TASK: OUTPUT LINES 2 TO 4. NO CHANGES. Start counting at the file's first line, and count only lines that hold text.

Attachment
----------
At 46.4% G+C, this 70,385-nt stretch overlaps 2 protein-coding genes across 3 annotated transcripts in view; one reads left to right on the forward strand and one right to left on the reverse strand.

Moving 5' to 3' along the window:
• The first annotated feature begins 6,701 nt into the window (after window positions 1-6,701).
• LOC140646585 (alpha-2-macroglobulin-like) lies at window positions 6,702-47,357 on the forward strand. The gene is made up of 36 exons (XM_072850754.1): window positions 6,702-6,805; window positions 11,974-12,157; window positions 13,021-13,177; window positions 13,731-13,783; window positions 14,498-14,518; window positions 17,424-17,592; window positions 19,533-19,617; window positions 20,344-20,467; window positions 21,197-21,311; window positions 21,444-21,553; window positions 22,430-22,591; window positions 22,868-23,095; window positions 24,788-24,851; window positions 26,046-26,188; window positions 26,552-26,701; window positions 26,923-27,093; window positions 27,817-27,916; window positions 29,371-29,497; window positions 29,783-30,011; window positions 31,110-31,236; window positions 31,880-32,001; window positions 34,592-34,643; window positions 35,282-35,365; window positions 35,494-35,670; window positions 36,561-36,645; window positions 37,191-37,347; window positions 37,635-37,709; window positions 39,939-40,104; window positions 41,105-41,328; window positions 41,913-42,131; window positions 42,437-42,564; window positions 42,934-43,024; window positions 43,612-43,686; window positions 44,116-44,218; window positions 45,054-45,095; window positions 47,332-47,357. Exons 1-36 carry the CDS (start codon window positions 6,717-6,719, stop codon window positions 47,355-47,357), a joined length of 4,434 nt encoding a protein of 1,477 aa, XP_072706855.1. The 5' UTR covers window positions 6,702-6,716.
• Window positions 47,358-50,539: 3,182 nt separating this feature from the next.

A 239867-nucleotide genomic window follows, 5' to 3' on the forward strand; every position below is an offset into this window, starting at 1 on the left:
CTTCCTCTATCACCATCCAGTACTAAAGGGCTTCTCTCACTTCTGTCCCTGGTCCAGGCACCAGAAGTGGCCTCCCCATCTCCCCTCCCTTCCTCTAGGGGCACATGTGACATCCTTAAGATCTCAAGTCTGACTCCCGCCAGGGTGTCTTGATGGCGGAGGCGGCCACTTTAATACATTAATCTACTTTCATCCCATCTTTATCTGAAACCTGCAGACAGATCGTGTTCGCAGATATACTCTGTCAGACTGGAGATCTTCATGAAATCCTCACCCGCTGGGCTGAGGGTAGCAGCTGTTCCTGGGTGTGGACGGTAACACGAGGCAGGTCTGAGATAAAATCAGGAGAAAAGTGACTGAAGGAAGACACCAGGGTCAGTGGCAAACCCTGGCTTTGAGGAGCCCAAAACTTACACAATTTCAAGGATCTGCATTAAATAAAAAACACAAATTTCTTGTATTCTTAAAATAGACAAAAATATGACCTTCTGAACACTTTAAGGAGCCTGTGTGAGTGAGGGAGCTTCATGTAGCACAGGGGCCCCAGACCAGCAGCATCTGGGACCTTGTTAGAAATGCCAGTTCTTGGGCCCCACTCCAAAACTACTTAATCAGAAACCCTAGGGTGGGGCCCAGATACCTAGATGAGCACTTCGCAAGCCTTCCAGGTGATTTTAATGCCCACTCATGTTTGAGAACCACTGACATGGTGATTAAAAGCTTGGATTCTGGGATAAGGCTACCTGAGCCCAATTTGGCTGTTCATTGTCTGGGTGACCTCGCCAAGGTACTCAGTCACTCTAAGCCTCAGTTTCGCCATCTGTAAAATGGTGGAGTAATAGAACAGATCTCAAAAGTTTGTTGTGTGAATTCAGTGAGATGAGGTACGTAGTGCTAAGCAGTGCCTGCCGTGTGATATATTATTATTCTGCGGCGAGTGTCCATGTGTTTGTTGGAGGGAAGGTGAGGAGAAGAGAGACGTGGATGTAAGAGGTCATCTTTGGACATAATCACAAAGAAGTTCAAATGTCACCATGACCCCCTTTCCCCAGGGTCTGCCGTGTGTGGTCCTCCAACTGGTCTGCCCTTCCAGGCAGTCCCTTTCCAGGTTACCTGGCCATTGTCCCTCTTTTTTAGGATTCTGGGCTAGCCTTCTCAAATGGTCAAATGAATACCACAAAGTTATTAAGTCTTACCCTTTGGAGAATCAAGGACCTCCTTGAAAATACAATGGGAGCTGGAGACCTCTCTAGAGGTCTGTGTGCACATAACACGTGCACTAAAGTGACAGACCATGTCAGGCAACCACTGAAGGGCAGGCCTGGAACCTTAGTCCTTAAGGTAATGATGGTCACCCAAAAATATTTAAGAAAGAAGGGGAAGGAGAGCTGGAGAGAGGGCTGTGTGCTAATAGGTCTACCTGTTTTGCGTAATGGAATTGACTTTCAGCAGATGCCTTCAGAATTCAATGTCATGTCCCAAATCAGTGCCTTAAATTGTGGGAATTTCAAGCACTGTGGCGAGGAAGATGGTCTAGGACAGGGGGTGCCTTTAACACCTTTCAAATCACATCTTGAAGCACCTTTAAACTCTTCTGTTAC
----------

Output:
Moving 5' to 3' along the window:
• The first annotated feature begins 6,701 nt into the window (after window positions 1-6,701).
• LOC140646585 (alpha-2-macroglobulin-like) lies at window positions 6,702-47,357 on the forward strand. The gene is made up of 36 exons (XM_072850754.1): window positions 6,702-6,805; window positions 11,974-12,157; window positions 13,021-13,177; window positions 13,731-13,783; window positions 14,498-14,518; window positions 17,424-17,592; window positions 19,533-19,617; window positions 20,344-20,467; window positions 21,197-21,311; window positions 21,444-21,553; window positions 22,430-22,591; window positions 22,868-23,095; window positions 24,788-24,851; window positions 26,046-26,188; window positions 26,552-26,701; window positions 26,923-27,093; window positions 27,817-27,916; window positions 29,371-29,497; window positions 29,783-30,011; window positions 31,110-31,236; window positions 31,880-32,001; window positions 34,592-34,643; window positions 35,282-35,365; window positions 35,494-35,670; window positions 36,561-36,645; window positions 37,191-37,347; window positions 37,635-37,709; window positions 39,939-40,104; window positions 41,105-41,328; window positions 41,913-42,131; window positions 42,437-42,564; window positions 42,934-43,024; window positions 43,612-43,686; window positions 44,116-44,218; window positions 45,054-45,095; window positions 47,332-47,357. Exons 1-36 carry the CDS (start codon window positions 6,717-6,719, stop codon window positions 47,355-47,357), a joined length of 4,434 nt encoding a protein of 1,477 aa, XP_072706855.1. The 5' UTR covers window positions 6,702-6,716.